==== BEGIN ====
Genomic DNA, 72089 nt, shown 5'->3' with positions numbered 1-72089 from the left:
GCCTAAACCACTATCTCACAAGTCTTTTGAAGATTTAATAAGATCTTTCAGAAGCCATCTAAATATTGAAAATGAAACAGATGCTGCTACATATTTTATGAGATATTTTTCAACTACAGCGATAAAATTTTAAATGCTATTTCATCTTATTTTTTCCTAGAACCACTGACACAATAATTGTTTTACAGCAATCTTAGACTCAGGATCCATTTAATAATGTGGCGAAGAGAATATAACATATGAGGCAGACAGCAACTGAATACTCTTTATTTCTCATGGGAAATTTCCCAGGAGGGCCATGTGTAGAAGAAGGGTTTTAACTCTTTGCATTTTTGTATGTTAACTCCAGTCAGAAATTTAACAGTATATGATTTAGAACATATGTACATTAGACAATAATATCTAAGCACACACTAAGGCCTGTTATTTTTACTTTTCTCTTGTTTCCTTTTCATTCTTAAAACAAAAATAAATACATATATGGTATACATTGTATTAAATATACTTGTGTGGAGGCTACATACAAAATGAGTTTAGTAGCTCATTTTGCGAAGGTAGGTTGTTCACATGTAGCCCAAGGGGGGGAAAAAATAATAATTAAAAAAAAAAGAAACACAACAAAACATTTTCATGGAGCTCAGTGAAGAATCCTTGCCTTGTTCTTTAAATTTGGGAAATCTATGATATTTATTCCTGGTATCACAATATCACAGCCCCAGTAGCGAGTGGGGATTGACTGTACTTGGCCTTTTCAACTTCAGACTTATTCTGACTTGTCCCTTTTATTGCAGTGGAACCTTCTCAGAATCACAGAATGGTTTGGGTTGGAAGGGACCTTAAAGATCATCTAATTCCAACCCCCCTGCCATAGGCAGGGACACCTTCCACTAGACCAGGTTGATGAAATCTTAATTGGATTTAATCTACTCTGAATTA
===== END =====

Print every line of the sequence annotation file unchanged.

Genomic DNA, 72089 nt, shown 5'->3' with positions numbered 1-72089 from the left:
GCCTAAACCACTATCTCACAAGTCTTTTGAAGATTTAATAAGATCTTTCAGAAGCCATCTAAATATTGAAAATGAAACAGATGCTGCTACATATTTTATGAGATATTTTTCAACTACAGCGATAAAATTTTAAATGCTATTTCATCTTATTTTTTCCTAGAACCACTGACACAATAATTGTTTTACAGCAATCTTAGACTCAGGATCCATTTAATAATGTGGCGAAGAGAATATAACATATGAGGCAGACAGCAACTGAATACTCTTTATTTCTCATGGGAAATTTCCCAGGAGGGCCATGTGTAGAAGAAGGGTTTTAACTCTTTGCATTTTTGTATGTTAACTCCAGTCAGAAATTTAACAGTATATGATTTAGAACATATGTACATTAGACAATAATATCTAAGCACACACTAAGGCCTGTTATTTTTACTTTTCTCTTGTTTCCTTTTCATTCTTAAAACAAAAATAAATACATATATGGTATACATTGTATTAAATATACTTGTGTGGAGGCTACATACAAAATGAGTTTAGTAGCTCATTTTGCGAAGGTAGGTTGTTCACATGTAGCCCAAGGGGGGGAAAAAATAATAATTAAAAAAAAAAGAAACACAACAAAACATTTTCATGGAGCTCAGTGAAGAATCCTTGCCTTGTTCTTTAAATTTGGGAAATCTATGATATTTATTCCTGGTATCACAATATCACAGCCCCAGTAGCGAGTGGGGATTGACTGTACTTGGCCTTTTCAACTTCAGACTTATTCTGACTTGTCCCTTTTATTGCAGTGGAACCTTCTCAGAATCACAGAATGGTTTGGGTTGGAAGGGACCTTAAAGATCATCTAATTCCAACCCCCCTGCCATAGGCAGGGACACCTTCCACTAGACCAGGTTGATGAAATCTTAATTGGATTTAATCTACTCTGAATTA